Rwanda enacted sound laws regarding collateral in 2011 to enable businesses to use their assets, especially movable property, as security to generate capital, while strong creditors’ rights have been associated with higher ratios of private sector credit to GDP.
The Doing Business report 2017 clearly indicates that the credit information system and collateral and bankruptcy laws in Rwanda have greatly facilitated access to credit.
Globally, Rwanda stands at an outstanding 2nd position in the ranking of 190 economies on the ease of getting credit.
In addition, Rwanda strengthened the legal rights of lenders and borrowers under collateral and bankruptcy laws, and increased the scope, coverage and accessibility of credit information, with a target of increasing entrepreneurs’ access to credit.
In summary, Rwanda has made the following reforms in order to ease access to credit over the past few years:
In 2011, Rwanda enhanced access to credit by allowing borrowers the right to inspect their own credit report and mandate that loans of all sizes be reported to the central bank’s public credit registry.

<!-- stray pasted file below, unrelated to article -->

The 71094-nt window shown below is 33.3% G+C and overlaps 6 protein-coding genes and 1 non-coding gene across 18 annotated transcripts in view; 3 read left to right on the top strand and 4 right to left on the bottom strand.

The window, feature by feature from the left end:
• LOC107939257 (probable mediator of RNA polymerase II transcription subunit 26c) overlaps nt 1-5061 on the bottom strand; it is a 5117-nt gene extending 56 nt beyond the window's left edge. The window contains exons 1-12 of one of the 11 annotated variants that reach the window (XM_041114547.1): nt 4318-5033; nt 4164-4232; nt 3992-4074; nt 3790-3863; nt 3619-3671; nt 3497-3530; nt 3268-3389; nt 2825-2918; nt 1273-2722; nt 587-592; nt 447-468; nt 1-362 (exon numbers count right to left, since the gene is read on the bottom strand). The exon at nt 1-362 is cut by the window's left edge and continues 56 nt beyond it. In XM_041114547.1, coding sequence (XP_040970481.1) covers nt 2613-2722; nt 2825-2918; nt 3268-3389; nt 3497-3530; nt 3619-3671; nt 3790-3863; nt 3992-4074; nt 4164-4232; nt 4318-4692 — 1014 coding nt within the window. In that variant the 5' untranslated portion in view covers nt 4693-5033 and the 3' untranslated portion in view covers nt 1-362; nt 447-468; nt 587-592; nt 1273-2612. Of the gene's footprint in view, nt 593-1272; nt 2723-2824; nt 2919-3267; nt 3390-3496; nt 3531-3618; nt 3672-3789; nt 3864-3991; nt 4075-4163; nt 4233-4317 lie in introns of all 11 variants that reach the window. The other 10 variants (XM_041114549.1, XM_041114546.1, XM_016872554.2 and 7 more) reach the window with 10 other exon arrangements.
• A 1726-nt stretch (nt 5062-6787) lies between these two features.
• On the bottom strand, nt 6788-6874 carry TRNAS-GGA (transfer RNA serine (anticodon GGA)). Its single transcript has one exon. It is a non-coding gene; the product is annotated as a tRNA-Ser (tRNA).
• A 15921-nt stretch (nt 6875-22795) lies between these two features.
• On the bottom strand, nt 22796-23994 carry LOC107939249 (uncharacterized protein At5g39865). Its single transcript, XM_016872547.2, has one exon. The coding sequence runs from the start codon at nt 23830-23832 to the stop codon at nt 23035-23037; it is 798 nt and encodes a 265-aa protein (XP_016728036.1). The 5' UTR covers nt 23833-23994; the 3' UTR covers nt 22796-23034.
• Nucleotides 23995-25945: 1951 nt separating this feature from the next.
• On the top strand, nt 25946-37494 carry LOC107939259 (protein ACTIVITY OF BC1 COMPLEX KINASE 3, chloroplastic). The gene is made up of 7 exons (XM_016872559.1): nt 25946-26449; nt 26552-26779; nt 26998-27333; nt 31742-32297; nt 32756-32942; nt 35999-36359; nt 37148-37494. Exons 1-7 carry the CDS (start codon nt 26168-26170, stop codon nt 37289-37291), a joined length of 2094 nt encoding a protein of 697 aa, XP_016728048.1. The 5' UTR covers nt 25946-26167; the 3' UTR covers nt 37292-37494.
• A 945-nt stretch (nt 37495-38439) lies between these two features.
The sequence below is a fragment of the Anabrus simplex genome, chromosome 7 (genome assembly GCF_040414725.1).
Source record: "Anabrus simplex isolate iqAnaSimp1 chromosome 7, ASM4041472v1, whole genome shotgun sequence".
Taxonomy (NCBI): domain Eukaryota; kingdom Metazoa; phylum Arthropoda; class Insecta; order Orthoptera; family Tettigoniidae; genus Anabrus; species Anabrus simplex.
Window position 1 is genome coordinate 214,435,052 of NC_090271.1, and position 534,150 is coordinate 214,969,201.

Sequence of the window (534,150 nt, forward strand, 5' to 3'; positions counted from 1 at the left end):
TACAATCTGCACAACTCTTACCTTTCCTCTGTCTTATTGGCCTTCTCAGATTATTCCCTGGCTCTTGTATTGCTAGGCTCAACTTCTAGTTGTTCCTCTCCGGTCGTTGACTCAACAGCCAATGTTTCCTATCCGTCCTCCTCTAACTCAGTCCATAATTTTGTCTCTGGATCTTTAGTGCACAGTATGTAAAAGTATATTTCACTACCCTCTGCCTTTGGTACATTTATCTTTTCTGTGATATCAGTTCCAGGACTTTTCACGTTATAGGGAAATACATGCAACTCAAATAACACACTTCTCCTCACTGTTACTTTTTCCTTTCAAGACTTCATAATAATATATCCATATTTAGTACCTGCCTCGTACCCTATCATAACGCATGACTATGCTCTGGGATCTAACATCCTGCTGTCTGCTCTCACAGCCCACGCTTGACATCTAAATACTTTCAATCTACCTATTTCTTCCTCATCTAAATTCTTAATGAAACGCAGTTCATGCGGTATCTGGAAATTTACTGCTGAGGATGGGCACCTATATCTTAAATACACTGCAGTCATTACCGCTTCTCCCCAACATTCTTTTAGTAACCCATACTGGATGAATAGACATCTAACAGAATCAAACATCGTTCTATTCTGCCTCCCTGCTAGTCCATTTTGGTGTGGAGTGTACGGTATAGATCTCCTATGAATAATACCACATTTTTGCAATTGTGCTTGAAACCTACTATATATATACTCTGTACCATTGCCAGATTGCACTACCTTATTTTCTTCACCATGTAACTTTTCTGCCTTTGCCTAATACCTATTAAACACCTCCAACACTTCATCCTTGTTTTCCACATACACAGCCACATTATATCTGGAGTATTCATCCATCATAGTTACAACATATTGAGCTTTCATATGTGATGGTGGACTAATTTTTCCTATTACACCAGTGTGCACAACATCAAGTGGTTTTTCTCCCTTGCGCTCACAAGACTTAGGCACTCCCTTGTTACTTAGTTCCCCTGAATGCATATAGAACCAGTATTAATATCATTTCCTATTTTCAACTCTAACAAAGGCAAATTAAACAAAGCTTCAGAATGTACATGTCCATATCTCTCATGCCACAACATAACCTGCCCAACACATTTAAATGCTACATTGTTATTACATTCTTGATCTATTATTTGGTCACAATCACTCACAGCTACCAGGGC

In 2012, the private credit bureau started to collect and distribute information from utility companies and to distribute more than 2 years of historical information, improving the credit information system in Rwanda.
In 2014, Rwanda strengthened its secured transactions system by providing more flexibility on the types of debts and obligations that can be secured through a collateral agreement.
In 2015, Rwanda improved access to credit by establishing clear priority rules outside bankruptcy for secured creditors and establishing clear grounds for relief from a stay of enforcement actions by secured creditors during reorganization procedures.
And in 2016, the credit bureau started to provide credit scores to banks and other financial institutions while the credit registry expanded borrower coverage, strengthening the credit reporting system.